Folk Music 101: What Is Folk Music?
It's hard to design a site dedicated to folk music when no one agrees on what
folk music is.
The question surfaces with the regularity of a whale after diving to various
depths.... It never gets answered, but whenever it comes up there are new people
who have never considered it before. They enter the fray with a passion and
enthusiasm that keeps the the rest of us thoughtful.
OK, but what is folk music? Here are a few "working" definitions
that I've heard people use:
- Songs that have no known author. (Anon.)
- Songs that have been passed down through generations via the oral tradition,
without being written out. (Trad.)
- Songs that no one owns - that have entered the "public domain"
- Songs that everyone in a community knows.
- Songs everyone's parents know.
- Ethnic music: songs by which a cultural group defines itself - or by which
it is defined.
- It's acoustic music - played on "traditional" instruments.
- Music that anyone can play and sing.
- Music played by amateurs, not career professionals (making "folk concert"
a contradiction in terms).
- No drums (formerly the working definition used by WUMB radio in Boston).
- The music that's suppressed when the fascists take power (think of Victor
- Songs of, by, and for "the people."
- Songs about the struggles of working people.
- Songs based on natural imagery, ancient lore and archetypal symbolism (ask
Jack Hardy for more info).
- Story songs. Ballads.
- Political songs.
- Songs where the lyrics "matter."
- Camp/campfire songs.
- Music that defies categories.
- Music that's not commercially successful.
- Music that is commercially successful (If folk music is the "music
of the people," then pop music is folk music and what we call "folk
music" is an elitist sentimentalizing of the past. For a reality check,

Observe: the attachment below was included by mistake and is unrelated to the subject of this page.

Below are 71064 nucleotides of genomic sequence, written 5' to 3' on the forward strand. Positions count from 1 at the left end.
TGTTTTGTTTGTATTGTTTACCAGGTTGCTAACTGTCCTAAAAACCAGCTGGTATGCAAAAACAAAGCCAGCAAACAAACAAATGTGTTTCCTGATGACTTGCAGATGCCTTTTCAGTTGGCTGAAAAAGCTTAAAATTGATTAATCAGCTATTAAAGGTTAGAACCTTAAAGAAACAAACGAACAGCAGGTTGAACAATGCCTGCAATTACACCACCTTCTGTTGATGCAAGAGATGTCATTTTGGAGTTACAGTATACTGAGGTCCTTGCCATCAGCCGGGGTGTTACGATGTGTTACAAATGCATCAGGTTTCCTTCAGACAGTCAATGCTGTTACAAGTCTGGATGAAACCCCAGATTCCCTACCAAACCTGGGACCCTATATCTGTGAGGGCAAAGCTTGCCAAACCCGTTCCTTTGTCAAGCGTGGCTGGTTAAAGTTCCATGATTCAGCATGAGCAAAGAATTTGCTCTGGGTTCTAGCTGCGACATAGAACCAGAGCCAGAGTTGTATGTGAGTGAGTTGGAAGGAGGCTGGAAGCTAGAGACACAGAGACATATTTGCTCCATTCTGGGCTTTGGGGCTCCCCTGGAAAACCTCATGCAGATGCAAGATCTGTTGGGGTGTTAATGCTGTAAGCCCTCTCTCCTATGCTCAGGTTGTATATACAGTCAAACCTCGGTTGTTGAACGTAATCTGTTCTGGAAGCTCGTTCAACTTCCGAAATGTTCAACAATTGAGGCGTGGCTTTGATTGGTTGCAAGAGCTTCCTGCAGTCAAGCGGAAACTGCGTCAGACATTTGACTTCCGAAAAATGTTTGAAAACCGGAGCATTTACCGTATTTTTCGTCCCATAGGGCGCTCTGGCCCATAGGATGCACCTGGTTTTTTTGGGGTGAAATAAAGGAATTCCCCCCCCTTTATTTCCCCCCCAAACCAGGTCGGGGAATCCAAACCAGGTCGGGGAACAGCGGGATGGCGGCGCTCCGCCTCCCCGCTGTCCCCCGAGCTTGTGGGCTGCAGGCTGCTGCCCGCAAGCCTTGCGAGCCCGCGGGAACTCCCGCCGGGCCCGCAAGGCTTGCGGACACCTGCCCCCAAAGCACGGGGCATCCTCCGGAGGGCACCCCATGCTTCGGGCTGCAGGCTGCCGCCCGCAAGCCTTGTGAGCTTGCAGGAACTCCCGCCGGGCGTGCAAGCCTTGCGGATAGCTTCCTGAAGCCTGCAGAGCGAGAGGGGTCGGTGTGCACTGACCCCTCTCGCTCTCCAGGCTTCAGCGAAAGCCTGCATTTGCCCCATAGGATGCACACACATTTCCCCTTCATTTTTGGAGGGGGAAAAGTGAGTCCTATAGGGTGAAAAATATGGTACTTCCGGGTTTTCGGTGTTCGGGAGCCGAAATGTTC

check out BMI's
top 100 songs of the last century).
One thing is clear - it's not just about the music. The definitions are political,
social, and economic as well as aesthetic. But if it can't be defined, we can
at least describe what people who consider themselves folk music fans generally
listen to. As of today, at the turn of the 21st century, here's what the American
"folk scene" looks like:
- In general, it is Anglo-American, embracing acoustic and/or
tradition-based music from the U.K. and the United States.
- Musically, it is mainly Western European in its origins; linguistically,
it is predominantly English-based. Other musical modes and languages, rightly
or wrongly, tend to get separated out and grouped under "World Music,"
even if they are considered traditional within their respective cultures.
- The few exceptions to the above are based mainly on prevailing political/historical
conditions in the Anglo-American world and the demographics of folk fans:
Celtic music, blues, some Central and South American music, Native American
music, and Klezmer.
Here's a list of useful categories, each of which has its own
page of netlinks on this site.
In the next article, I'll give a brief history of folk music,
tracing the folkways that start in Western Europe and Africa,
following particular immigration patterns to the New World.
next article: the shadowy Origins of Folk Music
Hugh Blumenfeld, Editor
© 2001 Hugh Blumenfeld/The Ballad Tree